We’ve linked before to articles by Reimagining the Civic Commons, a group that does important en interesting work. In this case, they share some of the work being done around socioeconomic mixing and introduce a longer report on the topic.
[S]ocioeconomic mixing, a technical term for the simple yet powerful idea that interactions among people of different backgrounds, when facilitated in multiple ways over time, have the potential to bridge divides of race, income, geography and belief.
In downtown Memphis two parks adjacent to the Mississippi River became the Fourth Bluff, “a series of connected, vibrant and dynamic civic spaces. The goal: to intentionally design, manage and operate these spaces to welcome people of all races and backgrounds.”
In Akron, Ohio, people living in three neighbourhoods along the Ohio & Erie Canal Towpath Trail are being connected through permanent and temporary features and regular programming to establish the park as a “place of civic pride and play, bridging multiple diverse neighbourhoods and fostering economic development in Akron’s downtown.”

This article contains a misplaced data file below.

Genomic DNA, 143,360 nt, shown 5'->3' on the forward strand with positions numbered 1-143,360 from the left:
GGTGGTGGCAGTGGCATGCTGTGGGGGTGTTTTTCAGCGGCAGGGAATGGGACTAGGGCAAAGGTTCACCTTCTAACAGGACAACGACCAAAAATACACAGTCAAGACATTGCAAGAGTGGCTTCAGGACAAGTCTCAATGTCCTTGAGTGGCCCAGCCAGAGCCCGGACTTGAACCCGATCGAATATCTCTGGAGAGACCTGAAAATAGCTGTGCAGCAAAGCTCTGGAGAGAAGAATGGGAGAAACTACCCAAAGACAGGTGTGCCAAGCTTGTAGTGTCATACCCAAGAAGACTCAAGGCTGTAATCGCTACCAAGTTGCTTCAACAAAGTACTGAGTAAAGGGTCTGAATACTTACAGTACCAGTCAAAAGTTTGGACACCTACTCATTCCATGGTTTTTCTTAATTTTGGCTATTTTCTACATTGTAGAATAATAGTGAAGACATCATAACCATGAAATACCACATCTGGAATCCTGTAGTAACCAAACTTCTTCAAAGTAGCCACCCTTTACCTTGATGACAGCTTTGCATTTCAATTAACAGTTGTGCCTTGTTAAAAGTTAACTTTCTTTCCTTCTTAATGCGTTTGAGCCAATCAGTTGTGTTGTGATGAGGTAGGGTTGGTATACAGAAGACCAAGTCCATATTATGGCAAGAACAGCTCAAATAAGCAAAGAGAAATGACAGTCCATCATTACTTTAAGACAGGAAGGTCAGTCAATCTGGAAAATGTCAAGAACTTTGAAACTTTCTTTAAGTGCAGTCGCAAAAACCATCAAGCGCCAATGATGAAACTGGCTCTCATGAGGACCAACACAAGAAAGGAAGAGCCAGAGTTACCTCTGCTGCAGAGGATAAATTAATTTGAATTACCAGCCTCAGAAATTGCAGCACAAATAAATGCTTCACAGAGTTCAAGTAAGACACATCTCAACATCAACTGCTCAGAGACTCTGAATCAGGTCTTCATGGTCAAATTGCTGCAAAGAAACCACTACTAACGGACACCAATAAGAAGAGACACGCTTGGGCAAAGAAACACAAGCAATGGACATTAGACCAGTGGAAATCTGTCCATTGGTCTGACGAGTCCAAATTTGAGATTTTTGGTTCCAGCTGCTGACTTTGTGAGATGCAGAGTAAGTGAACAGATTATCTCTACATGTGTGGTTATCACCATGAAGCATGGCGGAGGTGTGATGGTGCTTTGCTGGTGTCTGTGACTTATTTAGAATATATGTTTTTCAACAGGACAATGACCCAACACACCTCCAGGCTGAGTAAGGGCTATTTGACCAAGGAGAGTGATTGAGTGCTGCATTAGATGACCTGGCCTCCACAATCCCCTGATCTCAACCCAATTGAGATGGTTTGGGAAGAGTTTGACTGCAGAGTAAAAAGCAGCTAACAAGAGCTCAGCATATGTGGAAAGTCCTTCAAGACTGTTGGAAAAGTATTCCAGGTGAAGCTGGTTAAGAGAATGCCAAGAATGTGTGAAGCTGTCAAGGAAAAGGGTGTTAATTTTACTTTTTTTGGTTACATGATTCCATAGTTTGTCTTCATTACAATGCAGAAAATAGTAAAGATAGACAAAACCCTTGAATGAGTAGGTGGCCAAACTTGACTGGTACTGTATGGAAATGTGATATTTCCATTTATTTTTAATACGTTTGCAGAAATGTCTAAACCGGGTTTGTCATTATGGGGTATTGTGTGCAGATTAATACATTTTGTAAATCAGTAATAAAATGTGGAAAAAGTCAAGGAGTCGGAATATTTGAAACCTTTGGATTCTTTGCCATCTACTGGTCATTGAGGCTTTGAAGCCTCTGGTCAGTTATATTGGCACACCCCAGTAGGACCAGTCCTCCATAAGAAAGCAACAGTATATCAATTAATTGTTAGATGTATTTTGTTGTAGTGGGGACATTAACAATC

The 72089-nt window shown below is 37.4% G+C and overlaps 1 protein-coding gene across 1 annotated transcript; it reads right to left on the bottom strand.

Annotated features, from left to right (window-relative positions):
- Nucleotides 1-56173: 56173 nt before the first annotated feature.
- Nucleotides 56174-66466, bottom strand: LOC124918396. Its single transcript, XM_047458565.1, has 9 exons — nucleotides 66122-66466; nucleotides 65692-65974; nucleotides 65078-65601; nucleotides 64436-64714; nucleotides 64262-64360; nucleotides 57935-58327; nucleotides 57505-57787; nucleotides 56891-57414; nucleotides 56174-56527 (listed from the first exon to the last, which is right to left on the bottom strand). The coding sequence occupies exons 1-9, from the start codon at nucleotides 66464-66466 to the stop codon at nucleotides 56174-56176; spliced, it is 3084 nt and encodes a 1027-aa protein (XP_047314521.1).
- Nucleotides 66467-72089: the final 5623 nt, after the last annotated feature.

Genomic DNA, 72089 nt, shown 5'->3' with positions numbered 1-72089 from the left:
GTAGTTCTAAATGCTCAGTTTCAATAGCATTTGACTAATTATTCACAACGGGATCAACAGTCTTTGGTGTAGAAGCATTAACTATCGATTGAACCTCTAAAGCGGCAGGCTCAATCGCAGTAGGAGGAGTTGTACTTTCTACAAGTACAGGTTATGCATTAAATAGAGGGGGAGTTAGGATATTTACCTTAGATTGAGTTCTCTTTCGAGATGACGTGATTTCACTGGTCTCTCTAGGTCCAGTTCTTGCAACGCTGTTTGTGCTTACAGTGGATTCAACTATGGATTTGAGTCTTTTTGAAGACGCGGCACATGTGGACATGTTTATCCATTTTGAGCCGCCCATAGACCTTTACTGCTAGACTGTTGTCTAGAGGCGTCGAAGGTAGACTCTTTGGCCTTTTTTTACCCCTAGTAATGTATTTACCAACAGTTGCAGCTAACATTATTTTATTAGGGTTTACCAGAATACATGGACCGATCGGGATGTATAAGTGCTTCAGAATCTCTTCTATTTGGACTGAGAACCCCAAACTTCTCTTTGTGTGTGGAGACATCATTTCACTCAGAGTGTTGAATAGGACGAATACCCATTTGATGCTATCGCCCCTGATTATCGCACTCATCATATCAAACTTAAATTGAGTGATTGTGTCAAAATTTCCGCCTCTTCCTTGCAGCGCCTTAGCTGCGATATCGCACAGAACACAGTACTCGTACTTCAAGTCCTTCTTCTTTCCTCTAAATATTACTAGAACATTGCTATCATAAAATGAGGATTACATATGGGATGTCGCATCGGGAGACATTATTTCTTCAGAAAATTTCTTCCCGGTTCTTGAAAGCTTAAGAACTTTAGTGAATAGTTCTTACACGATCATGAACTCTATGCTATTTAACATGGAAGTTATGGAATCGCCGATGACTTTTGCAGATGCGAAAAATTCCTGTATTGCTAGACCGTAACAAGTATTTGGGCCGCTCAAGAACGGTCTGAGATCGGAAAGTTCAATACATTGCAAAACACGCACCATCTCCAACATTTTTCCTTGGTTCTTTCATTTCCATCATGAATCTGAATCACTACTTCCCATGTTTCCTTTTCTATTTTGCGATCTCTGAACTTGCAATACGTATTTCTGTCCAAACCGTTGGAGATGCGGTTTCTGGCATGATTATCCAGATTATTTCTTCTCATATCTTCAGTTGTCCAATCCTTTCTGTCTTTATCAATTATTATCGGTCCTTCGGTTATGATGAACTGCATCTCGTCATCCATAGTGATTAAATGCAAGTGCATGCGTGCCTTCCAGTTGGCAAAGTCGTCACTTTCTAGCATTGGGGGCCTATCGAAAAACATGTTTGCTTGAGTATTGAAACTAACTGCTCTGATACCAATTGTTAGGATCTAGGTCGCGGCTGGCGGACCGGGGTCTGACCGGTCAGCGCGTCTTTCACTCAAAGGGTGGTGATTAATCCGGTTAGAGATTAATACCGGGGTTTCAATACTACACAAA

As the article reminds us, research has proven time and again that “time spent face-to-face with people from different racial, ethnic, and cultural backgrounds engenders more trust, generosity, and cooperation than any other sort of interaction.” And that people who have access to more shared spaces like parks and public libraries are more trusting of others and happier with their neighbourhoods.
The authors present 6 insights for diverse and welcoming public spaces; from a focus on the quality of civic assets to adopting socioeconomic mixing as the desired outcome that can be measured and maintained.
To put it simply: the more we inhabit space with and interact with others who have different lived experiences, the greater our capacity to develop the individual connections that create greater access to opportunity, increase empathy, reduce loneliness and improve health. All of these are important building blocks of an equitable and socially resilient community.
Photo: River Garden, Memphis.